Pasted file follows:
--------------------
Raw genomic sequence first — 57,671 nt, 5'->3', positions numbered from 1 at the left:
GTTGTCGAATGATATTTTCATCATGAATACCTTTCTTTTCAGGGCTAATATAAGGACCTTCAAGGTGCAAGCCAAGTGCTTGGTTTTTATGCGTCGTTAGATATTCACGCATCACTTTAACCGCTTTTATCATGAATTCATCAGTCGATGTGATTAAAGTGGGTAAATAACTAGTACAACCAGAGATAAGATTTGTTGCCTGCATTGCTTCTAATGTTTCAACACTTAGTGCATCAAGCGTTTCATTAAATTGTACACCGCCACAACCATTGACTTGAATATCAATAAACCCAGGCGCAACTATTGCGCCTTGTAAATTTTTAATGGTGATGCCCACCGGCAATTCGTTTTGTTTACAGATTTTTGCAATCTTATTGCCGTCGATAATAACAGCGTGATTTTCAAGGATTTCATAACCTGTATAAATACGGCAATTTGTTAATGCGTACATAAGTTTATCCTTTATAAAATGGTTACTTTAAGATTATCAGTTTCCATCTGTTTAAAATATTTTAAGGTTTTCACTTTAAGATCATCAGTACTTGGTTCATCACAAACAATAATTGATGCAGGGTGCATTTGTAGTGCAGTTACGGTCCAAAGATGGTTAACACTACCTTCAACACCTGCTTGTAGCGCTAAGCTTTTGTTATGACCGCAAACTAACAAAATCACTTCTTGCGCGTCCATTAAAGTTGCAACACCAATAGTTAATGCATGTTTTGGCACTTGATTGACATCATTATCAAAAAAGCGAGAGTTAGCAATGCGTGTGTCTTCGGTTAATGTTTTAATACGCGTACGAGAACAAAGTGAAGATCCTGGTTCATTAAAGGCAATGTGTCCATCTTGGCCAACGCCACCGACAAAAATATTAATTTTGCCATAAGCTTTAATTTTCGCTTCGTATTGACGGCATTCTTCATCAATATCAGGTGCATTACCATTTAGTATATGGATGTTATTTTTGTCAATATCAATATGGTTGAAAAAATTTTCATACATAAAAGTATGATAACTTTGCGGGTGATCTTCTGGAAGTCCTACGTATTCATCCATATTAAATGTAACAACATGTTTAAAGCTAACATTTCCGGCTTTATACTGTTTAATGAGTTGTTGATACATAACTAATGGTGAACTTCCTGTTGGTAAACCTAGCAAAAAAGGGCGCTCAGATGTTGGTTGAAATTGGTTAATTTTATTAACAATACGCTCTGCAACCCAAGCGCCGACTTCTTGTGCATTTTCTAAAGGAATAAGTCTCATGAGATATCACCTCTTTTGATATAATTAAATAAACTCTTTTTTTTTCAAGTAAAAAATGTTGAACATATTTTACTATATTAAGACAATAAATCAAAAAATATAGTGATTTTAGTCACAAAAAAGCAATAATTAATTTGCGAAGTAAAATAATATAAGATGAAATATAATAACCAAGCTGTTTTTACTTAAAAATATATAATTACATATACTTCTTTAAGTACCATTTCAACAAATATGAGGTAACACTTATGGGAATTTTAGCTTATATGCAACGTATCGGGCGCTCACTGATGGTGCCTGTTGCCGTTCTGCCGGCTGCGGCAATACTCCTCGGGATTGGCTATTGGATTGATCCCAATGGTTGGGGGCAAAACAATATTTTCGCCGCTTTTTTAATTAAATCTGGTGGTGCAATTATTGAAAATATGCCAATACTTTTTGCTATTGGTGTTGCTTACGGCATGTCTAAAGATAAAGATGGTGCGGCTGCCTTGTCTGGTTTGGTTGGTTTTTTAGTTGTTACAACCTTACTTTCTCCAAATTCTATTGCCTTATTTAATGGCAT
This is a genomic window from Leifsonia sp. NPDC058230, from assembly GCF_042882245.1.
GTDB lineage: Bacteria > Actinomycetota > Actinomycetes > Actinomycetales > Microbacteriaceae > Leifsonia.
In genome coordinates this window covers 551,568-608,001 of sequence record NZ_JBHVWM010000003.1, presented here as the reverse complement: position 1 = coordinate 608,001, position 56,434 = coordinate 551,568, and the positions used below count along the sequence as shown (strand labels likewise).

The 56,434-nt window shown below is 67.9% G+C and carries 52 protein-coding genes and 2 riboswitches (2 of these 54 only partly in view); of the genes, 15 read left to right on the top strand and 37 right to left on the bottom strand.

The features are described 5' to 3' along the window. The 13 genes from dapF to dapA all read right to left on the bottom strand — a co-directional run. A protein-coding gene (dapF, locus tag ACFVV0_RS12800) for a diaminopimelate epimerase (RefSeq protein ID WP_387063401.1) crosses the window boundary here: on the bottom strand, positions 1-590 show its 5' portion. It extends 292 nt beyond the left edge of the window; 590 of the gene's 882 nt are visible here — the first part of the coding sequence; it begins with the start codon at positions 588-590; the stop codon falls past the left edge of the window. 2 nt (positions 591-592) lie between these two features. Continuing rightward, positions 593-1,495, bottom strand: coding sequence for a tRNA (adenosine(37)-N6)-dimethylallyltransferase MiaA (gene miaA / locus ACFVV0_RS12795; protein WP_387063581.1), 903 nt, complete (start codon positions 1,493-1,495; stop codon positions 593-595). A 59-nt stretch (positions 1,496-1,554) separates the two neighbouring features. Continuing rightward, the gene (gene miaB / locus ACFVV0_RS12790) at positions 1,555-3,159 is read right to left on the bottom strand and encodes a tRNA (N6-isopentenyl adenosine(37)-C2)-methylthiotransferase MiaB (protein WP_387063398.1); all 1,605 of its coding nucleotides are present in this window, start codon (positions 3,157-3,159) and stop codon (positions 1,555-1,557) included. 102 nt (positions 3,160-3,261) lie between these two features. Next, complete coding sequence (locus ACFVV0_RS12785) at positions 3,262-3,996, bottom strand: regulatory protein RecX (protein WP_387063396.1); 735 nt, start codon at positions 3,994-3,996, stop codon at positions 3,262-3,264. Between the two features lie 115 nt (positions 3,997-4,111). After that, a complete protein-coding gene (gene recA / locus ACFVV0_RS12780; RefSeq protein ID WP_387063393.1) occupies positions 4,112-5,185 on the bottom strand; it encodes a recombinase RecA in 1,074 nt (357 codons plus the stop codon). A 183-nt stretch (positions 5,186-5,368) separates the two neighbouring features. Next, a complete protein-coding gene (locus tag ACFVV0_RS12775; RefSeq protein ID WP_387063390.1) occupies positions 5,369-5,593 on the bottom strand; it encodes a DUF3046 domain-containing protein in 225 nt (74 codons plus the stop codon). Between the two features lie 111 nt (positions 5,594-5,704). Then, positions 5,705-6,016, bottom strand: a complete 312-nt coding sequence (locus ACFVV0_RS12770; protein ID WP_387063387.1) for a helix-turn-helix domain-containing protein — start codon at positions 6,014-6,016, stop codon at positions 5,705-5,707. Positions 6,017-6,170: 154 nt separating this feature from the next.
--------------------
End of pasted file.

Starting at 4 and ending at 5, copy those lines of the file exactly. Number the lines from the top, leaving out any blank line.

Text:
GTDB lineage: Bacteria > Actinomycetota > Actinomycetes > Actinomycetales > Microbacteriaceae > Leifsonia.
In genome coordinates this window covers 551,568-608,001 of sequence record NZ_JBHVWM010000003.1, presented here as the reverse complement: position 1 = coordinate 608,001, position 56,434 = coordinate 551,568, and the positions used below count along the sequence as shown (strand labels likewise).